According to a recent Kaiser Permanente study, the large decrease in heart attack hospitalizations and emergency treatment for suspected strokes found in Northern California at the start of the COVID-19 pandemic were not seen in later surges.
The Decline In Cardiovascular Hospitalizations… Why?
The study, published in JAMA on June 2, reveals that public health initiatives encouraging individuals to seek care if they had signs or symptoms of a stroke or heart attack were beneficial.
According to the study’s lead author, Matthew D. Solomon, MD, Ph.D., a cardiologist for The Permanente Medical Group and a physician-researcher with the Kaiser Permanente Northern California Division of Research, the weekly number of patients admitted to hospitals for a heart attack fell to nearly half of what would be expected in the early months of the pandemic. This follow-up research indicates that they were successful in convincing patients that it was crucial to leave their homes and seek emergency treatment if necessary and that they could do so securely.
The study looked at weekly incidence rates for people admitted to Kaiser Permanente of Northern California with a heart attack or suspected stroke from January 22, 2019, to January 18, 2021. The researchers next compared the incidence rates for the three COVID-19 spikes in the spring (March 10 to May 4, 2020), summer (June 23 to August 17, 2020), and winter (November 3, 2020, to January 8, 2021) to the same weeks the previous year.
The study found that weekly inpatient heart attack and suspected stroke rates fell during the COVID-19 spring increase but then rebounded to 2019 levels. Hospitalization rates for heart attacks were steady through the subsequent and considerably higher increases in COVID-19 infections and admissions. During the summer COVID-19 spike, there was a slight but statistically significant drop in suspected strokes, but the rates returned and did not fall during the biggest winter COVID-19 surge.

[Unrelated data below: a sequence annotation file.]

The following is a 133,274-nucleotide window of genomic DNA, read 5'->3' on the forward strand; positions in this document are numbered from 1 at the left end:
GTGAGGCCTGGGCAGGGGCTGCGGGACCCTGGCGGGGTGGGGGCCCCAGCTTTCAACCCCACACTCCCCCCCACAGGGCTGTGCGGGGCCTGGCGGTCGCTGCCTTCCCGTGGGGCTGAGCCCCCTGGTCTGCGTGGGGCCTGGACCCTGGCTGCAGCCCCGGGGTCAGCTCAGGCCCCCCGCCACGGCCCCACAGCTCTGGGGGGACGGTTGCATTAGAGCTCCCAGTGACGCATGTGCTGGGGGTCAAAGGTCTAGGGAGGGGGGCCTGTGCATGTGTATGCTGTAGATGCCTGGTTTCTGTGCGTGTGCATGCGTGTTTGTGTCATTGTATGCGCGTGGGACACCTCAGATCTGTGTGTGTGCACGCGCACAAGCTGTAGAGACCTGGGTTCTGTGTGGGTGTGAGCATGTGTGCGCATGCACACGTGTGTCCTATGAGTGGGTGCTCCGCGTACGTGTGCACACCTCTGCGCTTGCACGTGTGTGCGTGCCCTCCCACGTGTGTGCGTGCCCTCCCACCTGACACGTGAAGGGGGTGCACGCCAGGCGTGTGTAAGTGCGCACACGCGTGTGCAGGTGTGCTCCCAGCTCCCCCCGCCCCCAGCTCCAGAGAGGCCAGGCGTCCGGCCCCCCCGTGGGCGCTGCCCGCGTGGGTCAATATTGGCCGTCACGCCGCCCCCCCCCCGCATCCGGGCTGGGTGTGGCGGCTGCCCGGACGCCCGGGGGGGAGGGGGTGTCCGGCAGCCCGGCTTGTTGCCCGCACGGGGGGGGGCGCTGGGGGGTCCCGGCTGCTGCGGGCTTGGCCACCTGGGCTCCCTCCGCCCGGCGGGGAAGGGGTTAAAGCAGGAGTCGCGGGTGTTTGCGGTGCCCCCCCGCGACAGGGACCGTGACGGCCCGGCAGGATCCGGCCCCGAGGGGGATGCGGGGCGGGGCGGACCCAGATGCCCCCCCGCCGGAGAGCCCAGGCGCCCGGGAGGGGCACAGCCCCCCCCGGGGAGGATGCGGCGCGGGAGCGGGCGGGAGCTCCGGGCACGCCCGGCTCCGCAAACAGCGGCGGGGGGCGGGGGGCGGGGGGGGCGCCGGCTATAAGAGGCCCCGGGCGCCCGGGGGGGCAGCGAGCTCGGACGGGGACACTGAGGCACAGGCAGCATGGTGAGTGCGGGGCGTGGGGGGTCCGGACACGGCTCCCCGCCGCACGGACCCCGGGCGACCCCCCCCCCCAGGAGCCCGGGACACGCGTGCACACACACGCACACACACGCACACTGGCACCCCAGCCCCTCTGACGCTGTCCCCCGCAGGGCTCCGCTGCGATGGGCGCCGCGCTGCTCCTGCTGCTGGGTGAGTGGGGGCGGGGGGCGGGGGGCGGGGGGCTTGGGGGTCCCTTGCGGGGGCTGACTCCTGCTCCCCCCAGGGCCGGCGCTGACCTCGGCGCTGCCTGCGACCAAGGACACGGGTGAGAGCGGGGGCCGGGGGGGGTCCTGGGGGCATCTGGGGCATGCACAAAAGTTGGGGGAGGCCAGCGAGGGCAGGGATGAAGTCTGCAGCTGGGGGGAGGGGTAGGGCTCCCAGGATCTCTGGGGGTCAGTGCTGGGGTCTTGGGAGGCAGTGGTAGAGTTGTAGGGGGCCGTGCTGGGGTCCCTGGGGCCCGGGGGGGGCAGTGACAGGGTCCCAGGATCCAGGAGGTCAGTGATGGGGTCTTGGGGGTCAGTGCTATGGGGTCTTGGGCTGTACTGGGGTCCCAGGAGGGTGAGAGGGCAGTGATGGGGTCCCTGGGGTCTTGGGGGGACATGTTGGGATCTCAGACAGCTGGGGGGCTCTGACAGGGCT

They published research in August 2020 that described decreased stroke presentations and discharges, which made them very concerned about patients who would be at risk for long-term disabilities because they did not come to the hospital for evaluation and treatment, according to study co-author Mai N. Nguyen-Huynh, MD, a research scientist with the Division of Research and the regional director of PRI. As a result, they increased their efforts to educate their patients about the need of calling 911 and going to the nearest stroke clinic if they have stroke symptoms. According to the findings of this study, such efforts paid off.
Kaiser Permanente Northern California and the Division of Research were in an ideal location to conduct this research. The study highlights the embedded regional research team’s unique ability to respond quickly in collaboration with a multidisciplinary team of clinical and methodological experts to gain insights from electronic health record data to inform care planning and delivery for a large, diverse population, according to the study’s senior author, Alan S. Go, MD, associate director of cardiovascular and metabolic diseases research in the Division of Research, as well as The Permanente Medical Group’s regional medical director of clinical trials.
Dr. Solomon and Dr. Go’s study, which found that hospitalizations reduced to about half of what would be predicted during the initial months of the pandemic, was published in the New England Journal of Medicine on May 19, 2020. Dr. Nguyen-Huynh and her colleagues’ study on the decrease in stroke patients reporting to the emergency room following the pandemic’s commencement was published in Stroke on August 11, 2020.
Dr. Solomon stated that the objective is to eradicate cardiovascular disease. But, in the meanwhile, they want to make sure patients don’t put off obtaining required care.
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